An obituary by Santiago Pérez for The Wall Street Journal.
A reflection of Argentine society, Quino’s comic strip about an irreverent and curious girl became a Latin American icon
Argentine cartoonist Quino, creator of Mafalda, Latin America’s most beloved comic strip about an irreverent and inquisitive middle-class girl who spoke for a generation of Latin Americans from the mid-1960s onward, died on Wednesday aged 88, his publisher said.
Joaquín Salvador Lavado, better known by his nickname Quino, created Latin America’s equivalent of Charles M. Schulz’s Peanuts in 1964. Inspired by Schulz characters like Lucy and Charlie Brown, Quino’s Mafalda comic strip became popular in Latin American and European newspapers, and gained global fame among young readers in the 1970s.
“All the good people in the country and the world will mourn him,” Daniel Divinsky, Quino’s publisher, wrote on Twitter.
Mafalda was a 6-year old schoolgirl with black hair and ironic political opinions, who played on the streets of Buenos Aires with a group of five friends. Together, they mirrored Argentina’s middle-class society during the political and cultural upheavals of the 1960s and 1970s.
“I come from a middle-class family and that experience has helped me,” Quino said in a preface to the collected Mafalda cartoons, “10 Years with Mafalda,” published in the 1970s.
Mafalda’s witty personality was shaped by Quino’s world view when military governments were spreading across Latin America, and revolutionary Ernesto “Che” Guevara, Communist Cuba, The Beatles, Hippies and feminism were hot topics among high school and college students.
“I don’t think the problem is that political systems don’t work very well, it’s that mankind doesn’t work very well,” Quino said. One of Mafalda’s most quoted passages was: “Stop the world, I want to get off.”
In a typical strip, Mafalda comes across her mother clipping a recipe out of a newspaper. The girl asks what she is doing and her mother replies that it is a recipe for fish soup. “Curse you, freedom of the press!” Mafalda yells. In another strip, she reflects feminism when she asks her stay-at-home mother, “Mom, what would you like to be if you lived for real?”
Mafalda “is the voice of common sense,” said Ibsen Martínez, a Venezuelan script writer and columnist for Spanish newspaper El País. “She sees things that don’t make sense and doesn’t hesitate to comment on them.”
Born in 1932 in the western province of Mendoza, Quino enlisted at the Mendoza Fine Arts school at age 13, but abandoned the school in 1949, determined to become a cartoonist. At age 18, he moved to Buenos Aires in search of a publisher for his cartoons.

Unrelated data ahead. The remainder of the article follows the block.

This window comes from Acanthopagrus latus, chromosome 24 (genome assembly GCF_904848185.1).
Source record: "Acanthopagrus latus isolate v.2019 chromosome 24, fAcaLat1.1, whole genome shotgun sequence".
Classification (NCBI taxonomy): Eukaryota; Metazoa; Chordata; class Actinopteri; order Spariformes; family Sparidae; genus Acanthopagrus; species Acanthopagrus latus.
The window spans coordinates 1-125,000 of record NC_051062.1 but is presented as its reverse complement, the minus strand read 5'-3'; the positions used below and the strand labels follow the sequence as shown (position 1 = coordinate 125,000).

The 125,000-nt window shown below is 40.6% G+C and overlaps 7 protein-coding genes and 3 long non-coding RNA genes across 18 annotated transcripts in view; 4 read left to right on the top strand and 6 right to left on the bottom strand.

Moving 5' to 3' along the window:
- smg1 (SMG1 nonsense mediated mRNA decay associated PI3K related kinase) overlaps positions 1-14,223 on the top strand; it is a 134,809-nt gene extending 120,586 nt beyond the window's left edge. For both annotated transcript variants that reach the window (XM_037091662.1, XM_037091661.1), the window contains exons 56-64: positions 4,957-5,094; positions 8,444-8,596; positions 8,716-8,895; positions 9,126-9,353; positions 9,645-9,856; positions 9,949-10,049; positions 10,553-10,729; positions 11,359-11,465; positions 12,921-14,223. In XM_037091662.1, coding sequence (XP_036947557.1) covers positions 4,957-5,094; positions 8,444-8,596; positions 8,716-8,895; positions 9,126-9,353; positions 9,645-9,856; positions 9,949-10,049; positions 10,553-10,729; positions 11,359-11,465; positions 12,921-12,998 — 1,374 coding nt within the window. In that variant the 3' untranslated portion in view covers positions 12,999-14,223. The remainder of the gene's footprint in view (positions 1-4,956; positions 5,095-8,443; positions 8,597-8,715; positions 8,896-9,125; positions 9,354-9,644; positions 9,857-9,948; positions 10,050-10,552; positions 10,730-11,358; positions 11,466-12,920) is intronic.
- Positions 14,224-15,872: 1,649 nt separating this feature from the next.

His first book, Mundo Quino, was published in 1963. That same year, he was hired by an advertising agency to create a comic strip that was “a mixture of Peanuts and Blondie” for an advertising campaign for a brand of home appliances.
Mafalda was among the characters created for the campaign, which wasn’t used, but the characters went on to form the basis of the comic strip.
The Mafalda character was used for different social campaigns by UNICEF, the Spanish Red Cross, and the Argentine Foreign Ministry. Quino’s awards include the prestigious French Légion d’honneur and Spain’s Príncipe de Asturias Prize, both in 2014. Fans erected statues of Mafalda in Spain and in Argentina’s capital.
His non-Mafalda books were known for his sophisticated drawings and humorous depictions of contemporary marital life, the workplace or psychological therapy, long popular among Argentines. Some drawings poked fun at the Argentine military in ways that at the time broke all precedent, said Mr. Martínez, who lives in Bogotá.
Around the time of the Argentine war with the United Kingdom over the Falkland Islands, one drawing depicted an officer addressing his troops. “Soldiers, are you ready to die in battle,” the colonel asks the troops. “I want to go with my mother!” the assembled soldiers shout back.
Following Argentina’s military coup in 1976, Quino fled to Italy after receiving death threats. He lived alternately in Madrid, Paris, Milan, Buenos Aires and Mendoza. He died in his native province of Mendoza, where he moved in 2017 after the passing of his wife Alicia. Local authorities declared a day of mourning in Mendoza province.
“Quino was not a funny guy. Like Mafalda, he was not comic, but rather thoughtful and observant. At parties everyone asked him to tell jokes, but he was rather modest,” says Marcelino Cereijido, a renowned Argentine scientist and intellectual who was a close friend of Quino. “He was essentially a philosopher of drawing and a thinker.”
In the foreword to the Mafalda book, Quino said that he was a pessimist, who every time he boarded a plane thought it would crash. “Well, I suppose that yes, deep down, I want to make the world a better place. One day they said that I was a bitter person with a dash of hope. I think that’s about right.”